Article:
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Portugal: Alleyways & Avenues 

Doors re-edit.jpg

Lisbon, Obidos,

Coimbra, Porto,



14th – 24th May

How Much


Portugal is well-known for a number of things; it's famous for the delicious fortified wine port, as a destination for beach holidays, and as a centre of viniculture (along with the all important cork to keep the wine fresh in bottles). Despite being one of the oldest countries in Europe, and once one of the richest, it's less well-known for its medieval villages and vibrant cities.


During the Age of Discovery, Portuguese navigators, such as Vasco de Gama, were instrumental in finding new trade routes and even new lands. Portugal established one of the longest lived maritime and commercial empires. Its overseas colonies included countries like Angola and Mozambique in Africa and Brazil in South America. This brought enormous wealth which in turn produced spectacular architecture, such as impressive Catholic cathedrals and the numerous palaces at Sintra, just outside Lisbon.


Today the architectural heritage veers between grand and shabby, with cities such as Porto falling on relatively hard times since Napoleon's occupation in the C19th and the subsequent loss of Brazil, one of its richest colonies. However, the intersection between magnificent civic buildings and the gentle decay of inner city neighbourhoods provides a rich environment for making interesting images. These places are also great spaces for street photography, with figures ranging from buskers to elegantly attired Lisboetas to Catholic priests in night black garb.

This tour will be based in four principle locations. We will be concentrating on buildings and portraiture. Most of our explorations will be on foot so please pack comfortable footwear.


We start in Sintra, where kings, dukes and rich merchants built elaborate and whimsical palaces set in carefully designed parkland, studded with Chinese pagodas and Romantic follies. Our second day will be dedicated to visiting Lisbon, by train. As befits the capital city of an empire spanning the world, Lisbon has huge public squares, beautiful café lined avenues and, atop it all, a Medieval castle. There are also some wonderful quirky gems such as the Elevador de Santa Justa, a cast iron lift tower with filigree details built in 1902 to connect the lower streets with Carmo Square. Tuk tuks whizz around the steep and narrrow streets in the old town, competing for space with the trolley buses. The trams will be a definite focus for photos as they squeeze between the buildings on sinuous rails.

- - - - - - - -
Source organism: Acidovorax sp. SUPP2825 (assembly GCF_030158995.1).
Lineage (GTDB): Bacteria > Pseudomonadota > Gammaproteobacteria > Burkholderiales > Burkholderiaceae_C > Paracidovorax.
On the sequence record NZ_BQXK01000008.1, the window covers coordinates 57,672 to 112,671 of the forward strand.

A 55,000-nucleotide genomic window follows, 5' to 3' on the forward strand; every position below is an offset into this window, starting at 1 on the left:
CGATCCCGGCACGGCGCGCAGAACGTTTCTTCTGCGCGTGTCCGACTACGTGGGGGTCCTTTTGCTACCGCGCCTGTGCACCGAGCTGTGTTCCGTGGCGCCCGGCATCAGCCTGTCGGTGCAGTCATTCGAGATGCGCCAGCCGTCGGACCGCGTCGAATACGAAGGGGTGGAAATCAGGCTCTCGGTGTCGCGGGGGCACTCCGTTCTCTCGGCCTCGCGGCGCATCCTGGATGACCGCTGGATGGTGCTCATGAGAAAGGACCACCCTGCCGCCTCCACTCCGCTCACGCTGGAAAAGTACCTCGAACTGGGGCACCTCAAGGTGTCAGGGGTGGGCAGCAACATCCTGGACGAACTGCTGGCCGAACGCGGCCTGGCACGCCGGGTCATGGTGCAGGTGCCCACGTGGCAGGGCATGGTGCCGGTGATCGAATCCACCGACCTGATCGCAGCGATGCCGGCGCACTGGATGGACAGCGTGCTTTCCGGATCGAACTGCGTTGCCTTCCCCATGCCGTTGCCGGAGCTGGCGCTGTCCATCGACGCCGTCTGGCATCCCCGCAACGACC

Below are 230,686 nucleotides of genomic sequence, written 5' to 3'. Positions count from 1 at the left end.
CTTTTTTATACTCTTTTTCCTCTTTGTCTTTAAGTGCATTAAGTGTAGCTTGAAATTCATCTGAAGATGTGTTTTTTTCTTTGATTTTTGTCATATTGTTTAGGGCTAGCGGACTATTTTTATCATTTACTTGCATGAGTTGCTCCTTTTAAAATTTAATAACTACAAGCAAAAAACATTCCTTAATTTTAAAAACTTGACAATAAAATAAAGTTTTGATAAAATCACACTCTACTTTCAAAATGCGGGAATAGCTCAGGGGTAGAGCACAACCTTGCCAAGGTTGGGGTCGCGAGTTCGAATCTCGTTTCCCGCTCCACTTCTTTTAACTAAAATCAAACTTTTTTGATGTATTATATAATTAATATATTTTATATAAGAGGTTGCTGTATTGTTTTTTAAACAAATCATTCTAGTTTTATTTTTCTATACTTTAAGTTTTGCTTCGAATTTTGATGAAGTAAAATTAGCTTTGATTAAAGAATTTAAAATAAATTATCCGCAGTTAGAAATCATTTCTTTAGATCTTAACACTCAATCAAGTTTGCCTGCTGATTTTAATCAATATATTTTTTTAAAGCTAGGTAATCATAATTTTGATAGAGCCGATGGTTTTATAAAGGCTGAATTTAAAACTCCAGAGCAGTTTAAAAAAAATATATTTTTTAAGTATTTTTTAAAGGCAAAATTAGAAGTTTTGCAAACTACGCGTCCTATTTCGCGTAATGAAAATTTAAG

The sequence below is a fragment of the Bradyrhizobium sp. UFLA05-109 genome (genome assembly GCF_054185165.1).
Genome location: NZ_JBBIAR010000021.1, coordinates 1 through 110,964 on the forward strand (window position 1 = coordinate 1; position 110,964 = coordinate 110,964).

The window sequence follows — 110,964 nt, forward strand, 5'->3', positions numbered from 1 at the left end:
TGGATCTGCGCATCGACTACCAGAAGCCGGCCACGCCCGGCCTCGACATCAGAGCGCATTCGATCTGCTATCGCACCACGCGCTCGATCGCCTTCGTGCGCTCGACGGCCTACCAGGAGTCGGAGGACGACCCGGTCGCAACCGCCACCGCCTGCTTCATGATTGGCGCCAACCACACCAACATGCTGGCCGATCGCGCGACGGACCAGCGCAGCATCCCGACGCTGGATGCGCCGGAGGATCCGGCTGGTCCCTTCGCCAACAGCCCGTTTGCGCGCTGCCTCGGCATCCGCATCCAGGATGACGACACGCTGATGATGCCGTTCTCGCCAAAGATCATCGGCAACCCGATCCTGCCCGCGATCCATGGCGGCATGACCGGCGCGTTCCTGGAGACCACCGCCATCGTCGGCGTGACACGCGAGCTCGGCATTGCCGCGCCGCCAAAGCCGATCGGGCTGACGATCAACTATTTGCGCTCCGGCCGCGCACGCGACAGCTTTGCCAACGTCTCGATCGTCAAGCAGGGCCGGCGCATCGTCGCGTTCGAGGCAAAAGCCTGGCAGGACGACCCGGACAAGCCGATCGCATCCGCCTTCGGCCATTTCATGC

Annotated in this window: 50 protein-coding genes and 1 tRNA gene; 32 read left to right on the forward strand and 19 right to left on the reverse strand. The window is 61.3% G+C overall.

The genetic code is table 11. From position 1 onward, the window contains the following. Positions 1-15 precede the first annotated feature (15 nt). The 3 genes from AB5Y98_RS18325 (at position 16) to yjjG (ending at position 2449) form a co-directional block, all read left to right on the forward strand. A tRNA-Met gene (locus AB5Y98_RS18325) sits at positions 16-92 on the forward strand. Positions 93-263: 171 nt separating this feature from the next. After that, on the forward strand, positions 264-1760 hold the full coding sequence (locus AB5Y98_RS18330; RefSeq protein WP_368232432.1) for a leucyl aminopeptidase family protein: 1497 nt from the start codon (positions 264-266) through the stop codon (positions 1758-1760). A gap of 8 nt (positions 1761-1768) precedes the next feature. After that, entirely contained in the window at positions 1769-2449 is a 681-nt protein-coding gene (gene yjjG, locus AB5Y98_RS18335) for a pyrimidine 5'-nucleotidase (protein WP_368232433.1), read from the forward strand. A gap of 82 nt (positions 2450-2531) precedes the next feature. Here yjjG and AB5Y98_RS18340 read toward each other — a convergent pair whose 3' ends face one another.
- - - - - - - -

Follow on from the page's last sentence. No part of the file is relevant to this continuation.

We then move on to the tiny medieval, walled village of Óbidos, where we will spend two nights. Climbing an open stair onto the parapet, one could circumnavigate the village in less than an hour... but that would be too fast. This is a walk to savour, time to saunter rather than sprint. From this high vantage there are views across the rooftops, vignettes of brightly painted walls and windows, glimpses into hidden courtyards and panoramic views of the surrounding countryside. 

Our third stop will be in the city of Coimbra, site of one of the oldest and largest universities in Portugal. Think of it as Portugal's answer to Cambridge or Oxford except it sits atop a hill. We will spend the afternoon exploring the medieval streets, cloisters and university sites. The view of the town at sunset from the west bank of the Mondego River, climbing in tiers towards the summit of learning, is particularly fine.

And so to our final destination; Oporto. I feel that this city provides the greatest concentration of photographic opportunities, from buskers to derelict buildings to murals to river views and so much more.

Known to English speakers as Porto, this harbour city is well-known as the main export base for the eponymous fortified wine port. We will be staying in the Vila Nova de Gaia, on the southern bank of the Duoro River. This is the heart of the port industry where the wine has traditionally been brought down river from the vineyards to be bottled and aged. There are many old warehouses, named after famous brands such as Sandeman, and fine views across the Duoro to the heart of the city. To the east, the huge double decked iron arch of the Luís I Bridge rises into the sky, our gateway into the city. Porto's vibe might best be described as shabby chic, with old elegantly dilapidated neighbourhoods standing cheek by jowl with swish shops and grand buildings. We will have three full days to explore this endlessly fascinating place.

All this and pastel de nata, the finest custard tarts in the world! What more could you want?

What's Included
What's Not
  • All transport during workshop

  • Bed & breakfast accommodation

  • Photo tuition from David Ward

  • Flights

  • Lunch, dinner and alcoholic beverages

  • Travel insurance

  • Alcoholic beverages

£2,850 for single occupancy

£800 fee payable at time of booking

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